"As someone who has dedicated a great deal of time and energy to writing and thinking about gaming, my hope is that we're moving to a time of more nuanced discussion. Rather than a polarized debate between the generally young, who love games, and the generally old, who distrust them, perhaps we are approaching a time where we can hold two conflicting ideas in mind simultaneously. I believe that video games have this amazing, shimmering potential and that they are often wonderful miracles painted across our screens. But I also believe that this potential is often squandered, and that many games are troublesome or, at very least, tiresome."
It's true enough that games makers can be easily swayed towards what the commercial market expects over creating experiences that genuinely sing with originality, but I agree that change is afoot. We've seen it in the indie sector for a fair few years now, and even triple-A developers and publishers are beginning to take relative risks—for example, I don't think that a company as massive as Square Enix would have supported a project of such quiet introspection as Life Is Strange prior to indies having moderate success with that style of game.
"In the book I look at some of the psychological things that video games provide us with," Parkin says. "For example, the tremendous sense of belonging, the triumphant and sports-like sense of dominance and mastery games can provide, and the sense of comfort and even, in some cases, space for healing that this form of escapism uniquely offers." The chapter "Hiding Place," which you can read an edited excerpt from below, examines the case of Chris Ferguson, who turned to Skyrim for comfort when his wife was in hospital. You can find out more about Death by Video Game, and order a copy, on the Serpent's Tail website.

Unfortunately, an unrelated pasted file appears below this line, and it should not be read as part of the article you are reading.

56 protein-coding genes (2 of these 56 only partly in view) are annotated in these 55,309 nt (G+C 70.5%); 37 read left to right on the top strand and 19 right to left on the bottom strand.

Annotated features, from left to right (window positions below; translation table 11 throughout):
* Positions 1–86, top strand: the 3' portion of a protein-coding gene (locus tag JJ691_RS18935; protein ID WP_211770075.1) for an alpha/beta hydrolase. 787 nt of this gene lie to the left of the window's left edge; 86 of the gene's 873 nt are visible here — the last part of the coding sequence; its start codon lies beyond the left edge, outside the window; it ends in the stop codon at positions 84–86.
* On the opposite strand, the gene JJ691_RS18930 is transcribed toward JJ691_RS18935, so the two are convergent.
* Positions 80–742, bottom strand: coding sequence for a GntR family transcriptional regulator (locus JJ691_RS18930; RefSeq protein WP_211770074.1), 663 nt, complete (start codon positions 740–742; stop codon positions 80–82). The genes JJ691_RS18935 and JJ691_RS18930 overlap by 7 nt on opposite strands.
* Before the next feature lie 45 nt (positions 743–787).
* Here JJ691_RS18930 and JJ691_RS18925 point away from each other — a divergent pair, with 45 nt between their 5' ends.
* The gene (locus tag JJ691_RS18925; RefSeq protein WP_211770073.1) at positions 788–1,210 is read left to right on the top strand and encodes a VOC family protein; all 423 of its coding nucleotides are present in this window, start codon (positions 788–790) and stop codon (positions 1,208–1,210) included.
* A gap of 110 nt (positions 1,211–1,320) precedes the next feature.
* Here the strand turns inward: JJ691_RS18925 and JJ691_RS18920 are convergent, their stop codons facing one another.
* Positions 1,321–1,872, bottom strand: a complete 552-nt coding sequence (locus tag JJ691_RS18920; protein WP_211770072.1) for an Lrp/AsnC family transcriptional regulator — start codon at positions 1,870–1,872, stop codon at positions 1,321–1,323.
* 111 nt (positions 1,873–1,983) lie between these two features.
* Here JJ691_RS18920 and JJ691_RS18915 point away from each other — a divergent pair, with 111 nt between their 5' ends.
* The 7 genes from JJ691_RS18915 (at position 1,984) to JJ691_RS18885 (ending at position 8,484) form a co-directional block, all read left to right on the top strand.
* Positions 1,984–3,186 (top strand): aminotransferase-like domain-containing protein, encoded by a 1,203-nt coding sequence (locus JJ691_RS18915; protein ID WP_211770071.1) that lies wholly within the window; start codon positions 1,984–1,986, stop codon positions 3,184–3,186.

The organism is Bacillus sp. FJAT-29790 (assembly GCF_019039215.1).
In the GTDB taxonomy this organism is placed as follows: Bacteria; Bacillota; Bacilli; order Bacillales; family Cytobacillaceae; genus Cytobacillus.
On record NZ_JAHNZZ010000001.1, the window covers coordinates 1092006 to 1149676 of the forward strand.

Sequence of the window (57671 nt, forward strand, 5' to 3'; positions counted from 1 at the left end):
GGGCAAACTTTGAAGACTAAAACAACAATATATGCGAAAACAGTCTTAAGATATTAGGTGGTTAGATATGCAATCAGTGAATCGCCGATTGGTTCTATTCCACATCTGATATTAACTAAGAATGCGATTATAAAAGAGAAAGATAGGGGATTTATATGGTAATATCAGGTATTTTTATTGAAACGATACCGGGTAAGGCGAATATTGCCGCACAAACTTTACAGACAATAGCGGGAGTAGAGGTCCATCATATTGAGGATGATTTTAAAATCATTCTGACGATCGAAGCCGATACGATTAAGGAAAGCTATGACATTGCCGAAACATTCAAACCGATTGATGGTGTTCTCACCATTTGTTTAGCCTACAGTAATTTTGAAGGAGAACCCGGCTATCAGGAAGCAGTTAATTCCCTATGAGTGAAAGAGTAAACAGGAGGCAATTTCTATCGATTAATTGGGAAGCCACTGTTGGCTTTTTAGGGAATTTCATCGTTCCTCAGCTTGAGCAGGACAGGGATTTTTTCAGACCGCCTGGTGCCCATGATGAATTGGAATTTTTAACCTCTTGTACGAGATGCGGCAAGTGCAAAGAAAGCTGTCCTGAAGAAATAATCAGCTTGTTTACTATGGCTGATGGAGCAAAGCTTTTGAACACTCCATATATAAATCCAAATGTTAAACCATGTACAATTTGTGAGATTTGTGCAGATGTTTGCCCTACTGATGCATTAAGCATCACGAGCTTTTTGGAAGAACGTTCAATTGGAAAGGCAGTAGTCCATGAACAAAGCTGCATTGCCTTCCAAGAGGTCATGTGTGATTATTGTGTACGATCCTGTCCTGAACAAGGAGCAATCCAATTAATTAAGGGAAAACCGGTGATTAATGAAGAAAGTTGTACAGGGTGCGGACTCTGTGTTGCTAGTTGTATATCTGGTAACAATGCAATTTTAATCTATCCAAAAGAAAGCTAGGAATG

"Hidden Place" begins after the video below
Chris Ferguson had almost given up on video games when he first visited Skyrim.
"The power fantasies had worn me out," he tells me. "Whether it was pretending to be the perfect sportsman or a man changing the world through the power of guns, I was bored of the fantasy. As I began to adjust to the idea of fatherhood, I was more or less ready to leave all that behind."
Ferguson and his wife, Sarah, had been married for seven years and, during that time, had "never not been trying for a baby." In that sense, the news that the pair was expecting a baby wasn't unexpected, but it was still a surprise.
Like many who hear the news for the first time in their lives, the pair began to try on the idea of being parents. They bought a red and blue Babygro that said "Just Like Daddy" across the chest and a pair of those implausibly tiny infant socks. They celebrated their final Christmas as two.
On New Year's Day, Sarah was taken to hospital, where she underwent an operation to remove the ectopic pregnancy that threatened her life. If caught early enough, it's treatable with few side effects. If left undetected, it can cause the tube to rupture, causing life-threatening internal bleeding and often resulting in the loss of one of the woman's fallopian tubes. Sarah's tube had ruptured.
"It felt like a miracle to get pregnant at all, and then to have that taken away..." Ferguson says. "But it was never a viable pregnancy at all. That's a funny thing to have to get over. Because in your head it's been your baby, but in truth it was never something that had a chance to become a baby. You then have to come to terms with the fact that it might have been your only chance to have a baby. The human body does make some allowances for only having one fallopian tube, but it was still devastating."
After the operation Ferguson wasn't allowed into the ward to see Sarah, who needed rest. In the chaos of the emergency, no one had taken a moment to explain to him why, as he puts it, he wasn't going to be a dad any longer. Instead, they sent him home.
"I couldn't sleep," he says. "I was dazed. I'm not someone who can sit and watch a film. I have the patience to read a book or refresh Twitter all day, but I can't watch a film. But video games... I can do that."